Post Mortem (18)

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The ViewLondon Review

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Review byMatthew Turner08/09/2011

Four out of Five stars
Running time: 98 mins

Impressively directed and superbly written, this is a powerful, thought-provoking and ultimately disturbing drama with stunning production design work and another superb central performance from Tony Manero star Alfredo Castro.

What's it all about?
Co-written and directed by Pablo Larrain, Post Mortem reunites the director with Tony Manero star Alfred Castro. Set in 1973, during the coup that overthrew Allende, the film stars Castro as Santiago morgue worker Mario Cornejo, who documents autopsies performed by his boss Doctor Castillo (Jaime Vadell) along with his assistant Sandra (Amparo Noguera).

Outside of work, Mario's main concern is lusting after his burlesque neighbour Nancy (Antonia Zegers), who's just been sacked from the Bim Bam Bum club for being too thin. However, as the coup rages around them and the bodies begin to pile up at work, Mario begins to fear that Nancy's association with militant Victor (Marcelo Alonso) will see her ending up on the mortuary slab.

The Good
As with Tony Manero, Castro delivers an extraordinary, almost completely expressionless performance as Mario – there's a hint of Buster Keaton in his comically blank-looking face – to the point where, when he suddenly bursts into tears in sympathy with another crying character, it comes as something of a shock. His utterly deadpan performance allows for the film to be read a number of ways – is Mario already dead, for example, or is he just weird and withdrawn?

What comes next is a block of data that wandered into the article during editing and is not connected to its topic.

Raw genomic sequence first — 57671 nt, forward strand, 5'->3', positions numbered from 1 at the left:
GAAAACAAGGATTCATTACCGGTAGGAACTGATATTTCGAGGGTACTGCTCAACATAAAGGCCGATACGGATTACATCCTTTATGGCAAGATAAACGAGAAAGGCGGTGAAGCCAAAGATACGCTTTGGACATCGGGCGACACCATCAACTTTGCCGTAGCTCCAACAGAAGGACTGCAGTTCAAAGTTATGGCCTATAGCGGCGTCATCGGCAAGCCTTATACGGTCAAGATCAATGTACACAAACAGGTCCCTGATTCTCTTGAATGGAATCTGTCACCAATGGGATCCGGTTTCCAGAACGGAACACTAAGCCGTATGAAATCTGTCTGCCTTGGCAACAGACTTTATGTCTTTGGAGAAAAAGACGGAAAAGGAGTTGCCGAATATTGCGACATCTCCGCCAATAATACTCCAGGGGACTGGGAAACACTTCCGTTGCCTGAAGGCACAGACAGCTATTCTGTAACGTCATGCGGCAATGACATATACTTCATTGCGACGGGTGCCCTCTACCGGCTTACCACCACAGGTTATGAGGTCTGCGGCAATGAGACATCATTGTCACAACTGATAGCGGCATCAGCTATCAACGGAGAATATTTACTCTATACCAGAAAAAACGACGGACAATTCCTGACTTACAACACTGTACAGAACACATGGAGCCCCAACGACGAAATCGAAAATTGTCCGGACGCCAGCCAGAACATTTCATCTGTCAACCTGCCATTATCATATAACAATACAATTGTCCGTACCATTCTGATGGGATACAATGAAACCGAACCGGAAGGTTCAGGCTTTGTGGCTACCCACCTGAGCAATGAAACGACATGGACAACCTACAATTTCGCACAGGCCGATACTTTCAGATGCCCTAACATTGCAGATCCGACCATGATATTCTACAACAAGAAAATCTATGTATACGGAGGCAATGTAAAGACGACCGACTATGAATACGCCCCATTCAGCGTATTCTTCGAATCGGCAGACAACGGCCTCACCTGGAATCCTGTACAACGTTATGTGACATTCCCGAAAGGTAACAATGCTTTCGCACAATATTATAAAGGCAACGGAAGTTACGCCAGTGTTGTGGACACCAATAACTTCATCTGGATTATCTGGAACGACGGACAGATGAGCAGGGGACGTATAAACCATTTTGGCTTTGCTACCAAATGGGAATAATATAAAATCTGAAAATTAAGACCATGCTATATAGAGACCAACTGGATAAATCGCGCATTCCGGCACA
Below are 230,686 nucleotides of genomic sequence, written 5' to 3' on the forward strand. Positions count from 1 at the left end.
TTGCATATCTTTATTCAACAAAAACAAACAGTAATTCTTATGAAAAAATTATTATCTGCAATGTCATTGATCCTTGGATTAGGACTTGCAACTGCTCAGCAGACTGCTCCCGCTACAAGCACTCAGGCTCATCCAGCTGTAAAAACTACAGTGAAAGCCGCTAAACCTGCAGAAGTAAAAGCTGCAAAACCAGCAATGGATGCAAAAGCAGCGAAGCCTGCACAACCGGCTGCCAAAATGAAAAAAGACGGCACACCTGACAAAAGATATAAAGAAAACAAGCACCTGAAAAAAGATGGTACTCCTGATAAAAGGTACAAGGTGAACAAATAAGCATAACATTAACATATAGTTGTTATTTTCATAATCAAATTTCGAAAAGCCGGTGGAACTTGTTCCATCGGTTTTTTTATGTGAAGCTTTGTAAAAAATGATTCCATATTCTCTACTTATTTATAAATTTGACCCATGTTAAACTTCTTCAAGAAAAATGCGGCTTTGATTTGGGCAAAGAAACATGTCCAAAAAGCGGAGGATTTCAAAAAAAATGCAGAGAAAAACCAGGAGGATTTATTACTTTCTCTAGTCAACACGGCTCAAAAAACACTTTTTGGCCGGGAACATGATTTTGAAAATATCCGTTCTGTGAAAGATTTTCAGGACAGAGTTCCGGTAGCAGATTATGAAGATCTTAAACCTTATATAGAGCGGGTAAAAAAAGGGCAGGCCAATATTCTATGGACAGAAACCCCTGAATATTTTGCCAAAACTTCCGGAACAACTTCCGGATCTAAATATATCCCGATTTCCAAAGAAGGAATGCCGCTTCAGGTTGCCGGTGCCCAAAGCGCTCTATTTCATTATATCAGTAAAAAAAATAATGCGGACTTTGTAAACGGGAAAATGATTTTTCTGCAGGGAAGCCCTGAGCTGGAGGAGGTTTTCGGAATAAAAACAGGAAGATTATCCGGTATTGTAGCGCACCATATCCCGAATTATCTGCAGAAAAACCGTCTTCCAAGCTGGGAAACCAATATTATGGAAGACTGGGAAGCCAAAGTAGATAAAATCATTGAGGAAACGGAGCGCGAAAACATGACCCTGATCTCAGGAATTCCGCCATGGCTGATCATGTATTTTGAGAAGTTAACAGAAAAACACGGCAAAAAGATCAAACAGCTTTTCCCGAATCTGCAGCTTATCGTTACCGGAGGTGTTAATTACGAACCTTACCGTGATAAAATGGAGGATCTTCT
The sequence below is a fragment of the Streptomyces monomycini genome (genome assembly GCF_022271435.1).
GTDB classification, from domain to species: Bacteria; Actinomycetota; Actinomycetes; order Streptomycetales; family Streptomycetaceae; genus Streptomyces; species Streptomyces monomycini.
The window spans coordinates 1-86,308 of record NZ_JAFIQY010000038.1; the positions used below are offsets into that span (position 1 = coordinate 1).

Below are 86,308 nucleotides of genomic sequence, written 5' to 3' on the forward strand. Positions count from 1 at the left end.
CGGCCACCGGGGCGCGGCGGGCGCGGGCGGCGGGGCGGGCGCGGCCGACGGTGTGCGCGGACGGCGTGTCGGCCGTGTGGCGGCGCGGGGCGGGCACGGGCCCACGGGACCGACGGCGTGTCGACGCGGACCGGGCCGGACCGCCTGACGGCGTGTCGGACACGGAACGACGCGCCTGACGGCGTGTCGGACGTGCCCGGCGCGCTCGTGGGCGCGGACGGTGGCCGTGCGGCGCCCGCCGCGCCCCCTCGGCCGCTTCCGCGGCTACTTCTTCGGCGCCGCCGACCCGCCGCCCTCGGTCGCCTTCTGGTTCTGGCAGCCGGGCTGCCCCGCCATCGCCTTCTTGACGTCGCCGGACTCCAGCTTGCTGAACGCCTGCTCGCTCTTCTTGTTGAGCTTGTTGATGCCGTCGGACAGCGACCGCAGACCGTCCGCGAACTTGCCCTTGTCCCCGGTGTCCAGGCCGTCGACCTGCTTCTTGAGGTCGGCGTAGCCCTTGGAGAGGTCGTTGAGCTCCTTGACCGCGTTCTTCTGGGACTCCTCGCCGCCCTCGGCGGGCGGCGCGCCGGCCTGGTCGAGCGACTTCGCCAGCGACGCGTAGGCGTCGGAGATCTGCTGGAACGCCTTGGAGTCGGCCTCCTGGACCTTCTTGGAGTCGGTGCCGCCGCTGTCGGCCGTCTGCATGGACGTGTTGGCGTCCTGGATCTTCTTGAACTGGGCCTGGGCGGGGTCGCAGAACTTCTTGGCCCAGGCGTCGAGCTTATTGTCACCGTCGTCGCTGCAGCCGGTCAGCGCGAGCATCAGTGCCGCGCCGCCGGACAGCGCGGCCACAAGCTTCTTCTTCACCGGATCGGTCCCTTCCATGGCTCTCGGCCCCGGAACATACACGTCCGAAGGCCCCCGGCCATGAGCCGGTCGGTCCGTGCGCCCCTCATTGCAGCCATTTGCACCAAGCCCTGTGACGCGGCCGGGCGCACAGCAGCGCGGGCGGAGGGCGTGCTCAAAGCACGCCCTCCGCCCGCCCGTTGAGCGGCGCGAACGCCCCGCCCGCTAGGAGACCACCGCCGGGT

Larrain's direction is extremely impressive, keeping all the actual violence and murder offscreen (although we continually hear the sounds of gunshots and general chaos), so that the morgue's continually accumulating piles of bodies come to seem hellish or other-worldly. This is augmented by terrific washed-out 1970s production design work (lots of browns) and some highly atmospheric sound design, coupled with effectively grainy photography from Sergio Armstrong.

The Great
In addition, Larrain orchestrates some memorably powerful scenes (he's the master of the uncomfortably long take), not least a brilliantly chilling final sequence that it would be churlish to reveal here.

There are also several subtly disturbing touches, such as an out-of-nowhere fantasy sequence or characters from earlier in the film later appearing, unnoticed and unremarked upon, amongst the piles of bodies.

Worth seeing?
Beautifully made and superbly written, this is a powerful and unsettling drama with a terrific central performance from Alfredo Castro. It also seems inevitable that Castro and Larrain will work together again, so it will be fascinating to see what they come up with next. Recommended, particularly if you loved Tony Manero.

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Content updated: 24/10/2017 05:21

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